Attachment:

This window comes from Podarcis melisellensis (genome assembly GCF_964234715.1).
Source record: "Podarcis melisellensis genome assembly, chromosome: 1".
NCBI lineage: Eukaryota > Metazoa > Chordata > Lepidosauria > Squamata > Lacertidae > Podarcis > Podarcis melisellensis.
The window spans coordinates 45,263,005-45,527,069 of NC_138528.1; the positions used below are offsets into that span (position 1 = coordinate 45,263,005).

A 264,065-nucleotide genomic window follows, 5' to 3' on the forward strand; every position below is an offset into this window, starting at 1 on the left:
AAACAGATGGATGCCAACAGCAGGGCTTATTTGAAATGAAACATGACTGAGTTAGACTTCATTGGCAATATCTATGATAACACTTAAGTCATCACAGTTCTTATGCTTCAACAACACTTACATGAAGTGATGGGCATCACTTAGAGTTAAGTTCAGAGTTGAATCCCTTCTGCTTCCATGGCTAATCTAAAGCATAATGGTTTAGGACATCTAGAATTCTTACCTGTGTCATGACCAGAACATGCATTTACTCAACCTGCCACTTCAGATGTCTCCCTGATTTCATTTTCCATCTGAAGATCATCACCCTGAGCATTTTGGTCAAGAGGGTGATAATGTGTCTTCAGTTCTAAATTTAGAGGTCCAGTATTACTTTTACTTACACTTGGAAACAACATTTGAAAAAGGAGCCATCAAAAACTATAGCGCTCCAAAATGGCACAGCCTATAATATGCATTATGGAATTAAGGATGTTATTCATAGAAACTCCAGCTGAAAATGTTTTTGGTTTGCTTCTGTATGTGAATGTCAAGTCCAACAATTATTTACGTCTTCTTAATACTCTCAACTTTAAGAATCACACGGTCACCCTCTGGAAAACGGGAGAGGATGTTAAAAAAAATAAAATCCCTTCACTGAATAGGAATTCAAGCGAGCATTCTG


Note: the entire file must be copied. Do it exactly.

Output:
This window comes from Podarcis melisellensis (genome assembly GCF_964234715.1).
Source record: "Podarcis melisellensis genome assembly, chromosome: 1".
NCBI lineage: Eukaryota > Metazoa > Chordata > Lepidosauria > Squamata > Lacertidae > Podarcis > Podarcis melisellensis.
The window spans coordinates 45,263,005-45,527,069 of NC_138528.1; the positions used below are offsets into that span (position 1 = coordinate 45,263,005).

A 264,065-nucleotide genomic window follows, 5' to 3' on the forward strand; every position below is an offset into this window, starting at 1 on the left:
AAACAGATGGATGCCAACAGCAGGGCTTATTTGAAATGAAACATGACTGAGTTAGACTTCATTGGCAATATCTATGATAACACTTAAGTCATCACAGTTCTTATGCTTCAACAACACTTACATGAAGTGATGGGCATCACTTAGAGTTAAGTTCAGAGTTGAATCCCTTCTGCTTCCATGGCTAATCTAAAGCATAATGGTTTAGGACATCTAGAATTCTTACCTGTGTCATGACCAGAACATGCATTTACTCAACCTGCCACTTCAGATGTCTCCCTGATTTCATTTTCCATCTGAAGATCATCACCCTGAGCATTTTGGTCAAGAGGGTGATAATGTGTCTTCAGTTCTAAATTTAGAGGTCCAGTATTACTTTTACTTACACTTGGAAACAACATTTGAAAAAGGAGCCATCAAAAACTATAGCGCTCCAAAATGGCACAGCCTATAATATGCATTATGGAATTAAGGATGTTATTCATAGAAACTCCAGCTGAAAATGTTTTTGGTTTGCTTCTGTATGTGAATGTCAAGTCCAACAATTATTTACGTCTTCTTAATACTCTCAACTTTAAGAATCACACGGTCACCCTCTGGAAAACGGGAGAGGATGTTAAAAAAAATAAAATCCCTTCACTGAATAGGAATTCAAGCGAGCATTCTG